Alabama

Effective Date: 1989; rescinded April 10, 1995
State:
Alabama
Court Type: Appellate
Implementing Authority: Supreme Court Order
Status: Voluntary
Time Standards: The Court of Civil Appeals and the Court of Criminal Appeals:
(filing of the notice of appeal to resolution)
75% within 290 days
95% within 365 days  

Supreme Court:
(filing to resolution)
50% within 290 days
90% within 365 days
  Alabama Standards Relating to Relay Reduction
Order of the Supreme Court Adopting Appellate Time Standards

Effective Date: October 1, 1990; revised 1997
State:
Alabama
Court Type: Trial
Case Type: Civil
Implementing Authority: Supreme Court Order
Status: Mandatory
Time Standards: Circuit:
(filing to disposition)
90% within 18 months
95% within 24 months
100% within 30 months  

District:

(filing to disposition)
95% within 10 months
100% within 15 months  

Small Claims:

(filing to disposition)
95% within 8 months
100% within 12 months
 

Effective Date: October 1, 1990; revised 1997
State:
Alabama
Court Type: Trial
Case Type: Criminal
Implementing Authority: Supreme Court Order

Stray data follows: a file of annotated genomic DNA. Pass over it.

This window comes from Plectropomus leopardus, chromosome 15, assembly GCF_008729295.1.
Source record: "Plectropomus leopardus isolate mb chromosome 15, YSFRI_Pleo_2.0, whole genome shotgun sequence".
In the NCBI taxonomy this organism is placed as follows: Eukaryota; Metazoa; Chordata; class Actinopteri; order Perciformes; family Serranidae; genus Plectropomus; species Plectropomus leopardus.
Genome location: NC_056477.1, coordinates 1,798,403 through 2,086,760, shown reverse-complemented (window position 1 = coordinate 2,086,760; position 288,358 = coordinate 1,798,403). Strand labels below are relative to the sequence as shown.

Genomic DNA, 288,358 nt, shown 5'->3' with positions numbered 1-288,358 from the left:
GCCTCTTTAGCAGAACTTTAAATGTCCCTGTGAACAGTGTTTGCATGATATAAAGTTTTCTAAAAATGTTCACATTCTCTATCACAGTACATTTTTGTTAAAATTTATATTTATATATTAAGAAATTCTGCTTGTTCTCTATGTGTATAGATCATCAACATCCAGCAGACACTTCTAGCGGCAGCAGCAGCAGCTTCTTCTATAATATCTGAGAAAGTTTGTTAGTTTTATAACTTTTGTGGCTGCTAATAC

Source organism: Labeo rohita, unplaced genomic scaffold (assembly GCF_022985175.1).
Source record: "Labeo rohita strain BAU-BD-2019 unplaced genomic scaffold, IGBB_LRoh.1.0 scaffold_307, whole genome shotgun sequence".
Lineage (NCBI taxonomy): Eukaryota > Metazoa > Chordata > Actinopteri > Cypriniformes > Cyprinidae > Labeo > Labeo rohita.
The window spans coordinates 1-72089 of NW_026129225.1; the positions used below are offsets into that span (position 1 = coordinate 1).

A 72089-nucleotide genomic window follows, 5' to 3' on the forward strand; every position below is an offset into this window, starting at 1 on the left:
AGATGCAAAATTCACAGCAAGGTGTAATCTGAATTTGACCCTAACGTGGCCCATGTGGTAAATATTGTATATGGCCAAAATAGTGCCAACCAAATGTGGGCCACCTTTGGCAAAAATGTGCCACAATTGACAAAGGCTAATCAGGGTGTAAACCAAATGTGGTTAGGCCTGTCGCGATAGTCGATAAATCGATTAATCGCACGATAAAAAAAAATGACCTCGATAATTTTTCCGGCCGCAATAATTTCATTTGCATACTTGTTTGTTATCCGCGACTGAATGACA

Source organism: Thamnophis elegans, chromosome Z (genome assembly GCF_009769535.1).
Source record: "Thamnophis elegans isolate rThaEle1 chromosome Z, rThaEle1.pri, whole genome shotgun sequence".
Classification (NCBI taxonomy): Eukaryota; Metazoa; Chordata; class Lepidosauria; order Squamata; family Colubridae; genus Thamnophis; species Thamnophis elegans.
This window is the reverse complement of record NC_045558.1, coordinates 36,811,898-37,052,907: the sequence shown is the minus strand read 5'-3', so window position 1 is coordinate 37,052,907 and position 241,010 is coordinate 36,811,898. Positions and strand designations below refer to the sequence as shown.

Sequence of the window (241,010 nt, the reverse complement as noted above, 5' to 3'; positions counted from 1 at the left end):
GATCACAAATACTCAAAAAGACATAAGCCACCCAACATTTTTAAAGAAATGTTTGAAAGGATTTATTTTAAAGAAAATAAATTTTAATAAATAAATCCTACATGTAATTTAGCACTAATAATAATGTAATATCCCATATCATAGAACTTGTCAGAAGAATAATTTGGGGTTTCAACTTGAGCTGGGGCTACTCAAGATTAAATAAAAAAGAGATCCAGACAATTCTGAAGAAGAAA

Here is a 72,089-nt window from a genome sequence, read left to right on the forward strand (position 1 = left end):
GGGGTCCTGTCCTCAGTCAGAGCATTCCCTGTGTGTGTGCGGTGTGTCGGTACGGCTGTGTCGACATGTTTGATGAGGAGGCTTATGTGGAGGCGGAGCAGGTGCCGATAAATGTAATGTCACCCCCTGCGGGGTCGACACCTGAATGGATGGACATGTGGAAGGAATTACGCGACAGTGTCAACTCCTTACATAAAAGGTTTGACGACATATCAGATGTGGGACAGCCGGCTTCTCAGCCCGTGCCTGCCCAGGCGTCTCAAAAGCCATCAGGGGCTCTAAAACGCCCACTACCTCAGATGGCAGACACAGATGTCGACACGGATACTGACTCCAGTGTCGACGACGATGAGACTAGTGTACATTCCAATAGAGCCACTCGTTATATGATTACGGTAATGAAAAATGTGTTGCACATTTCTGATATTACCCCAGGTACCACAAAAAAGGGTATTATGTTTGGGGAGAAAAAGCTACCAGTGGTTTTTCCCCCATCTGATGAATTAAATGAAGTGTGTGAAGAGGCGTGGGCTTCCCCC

Status: Mandatory
Time Standards: Circuit:

Capital:
(arrest to disposition)
90% within 9 months
100% within 12 months

Felony:
(filing to disposition)
90% within 9 months
100% within 12 months

Other:
(filing to disposition)
90% within 9 months
100% within 12 months

District:

Traffic and Misdemeanors:
(filing to disposition)
95% within 4 months
100% within 6 months
 

Effective Date: October 1, 1990; revised 1997
State:
Alabama
Court Type: Trial
Case Type: Domestic
Implementing Authority: Supreme Court Order
Status: Mandatory
Time Standards: General:
(filing to disposition)
90% within 6 months
98% within 12 months
100% within 18 months
 

Effective Date: October 1, 1990; revised 1997
State:
Alabama
Court Type: Trial
Case Type: Juvenile
Implementing Authority: Supreme Court Order
Status: Mandatory
Time Standards: General:
(petition date to disposition)
80% within 4 months
100% within 9 months
 

Monitoring Information: Alabama documents court performance relevant to time standards by producing computer-generated reports with information compiled at both local and statewide levels.

The time standards themselves are public information; however, only the individual judge, his/her presiding judge, the chief justice, and the state court administrator receive performance information in the form of case management reports/summaries providing caseload statistics. The reports/summaries are reviewed monthly and semiannually.
Notes: Time standards apply to all cases. However, no punitive action is taken against a judge if the standards are exceeded.

Alabama considers the most useful measure of court timeliness to be % of cases resolved within a specified number of days or months (trial courts) and percentage of cases resolved within existing time standards (appellate courts).